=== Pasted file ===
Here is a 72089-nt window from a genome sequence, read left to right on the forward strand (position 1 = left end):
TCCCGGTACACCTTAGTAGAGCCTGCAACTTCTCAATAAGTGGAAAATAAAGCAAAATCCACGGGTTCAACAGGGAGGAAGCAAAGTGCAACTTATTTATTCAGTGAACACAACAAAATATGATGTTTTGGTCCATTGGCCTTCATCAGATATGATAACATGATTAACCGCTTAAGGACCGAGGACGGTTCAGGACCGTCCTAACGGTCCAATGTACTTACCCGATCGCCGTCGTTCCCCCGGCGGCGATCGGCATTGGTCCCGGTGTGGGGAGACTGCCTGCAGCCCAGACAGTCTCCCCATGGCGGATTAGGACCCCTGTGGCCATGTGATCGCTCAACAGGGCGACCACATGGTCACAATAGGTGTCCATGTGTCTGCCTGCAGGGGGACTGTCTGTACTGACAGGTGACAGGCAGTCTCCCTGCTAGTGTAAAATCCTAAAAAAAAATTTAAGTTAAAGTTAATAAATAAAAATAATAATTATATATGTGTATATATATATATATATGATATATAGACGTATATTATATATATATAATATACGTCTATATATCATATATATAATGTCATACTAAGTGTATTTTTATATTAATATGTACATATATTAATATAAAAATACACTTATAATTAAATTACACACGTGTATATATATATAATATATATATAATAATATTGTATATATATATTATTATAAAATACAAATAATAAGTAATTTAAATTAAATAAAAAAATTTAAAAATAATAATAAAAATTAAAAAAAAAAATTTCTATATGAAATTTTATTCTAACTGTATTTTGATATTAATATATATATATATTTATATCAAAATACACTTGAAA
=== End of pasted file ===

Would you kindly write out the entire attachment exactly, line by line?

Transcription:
Here is a 72089-nt window from a genome sequence, read left to right on the forward strand (position 1 = left end):
TCCCGGTACACCTTAGTAGAGCCTGCAACTTCTCAATAAGTGGAAAATAAAGCAAAATCCACGGGTTCAACAGGGAGGAAGCAAAGTGCAACTTATTTATTCAGTGAACACAACAAAATATGATGTTTTGGTCCATTGGCCTTCATCAGATATGATAACATGATTAACCGCTTAAGGACCGAGGACGGTTCAGGACCGTCCTAACGGTCCAATGTACTTACCCGATCGCCGTCGTTCCCCCGGCGGCGATCGGCATTGGTCCCGGTGTGGGGAGACTGCCTGCAGCCCAGACAGTCTCCCCATGGCGGATTAGGACCCCTGTGGCCATGTGATCGCTCAACAGGGCGACCACATGGTCACAATAGGTGTCCATGTGTCTGCCTGCAGGGGGACTGTCTGTACTGACAGGTGACAGGCAGTCTCCCTGCTAGTGTAAAATCCTAAAAAAAAATTTAAGTTAAAGTTAATAAATAAAAATAATAATTATATATGTGTATATATATATATATATGATATATAGACGTATATTATATATATATAATATACGTCTATATATCATATATATAATGTCATACTAAGTGTATTTTTATATTAATATGTACATATATTAATATAAAAATACACTTATAATTAAATTACACACGTGTATATATATATAATATATATATAATAATATTGTATATATATATTATTATAAAATACAAATAATAAGTAATTTAAATTAAATAAAAAAATTTAAAAATAATAATAAAAATTAAAAAAAAAAATTTCTATATGAAATTTTATTCTAACTGTATTTTGATATTAATATATATATATATTTATATCAAAATACACTTGAAA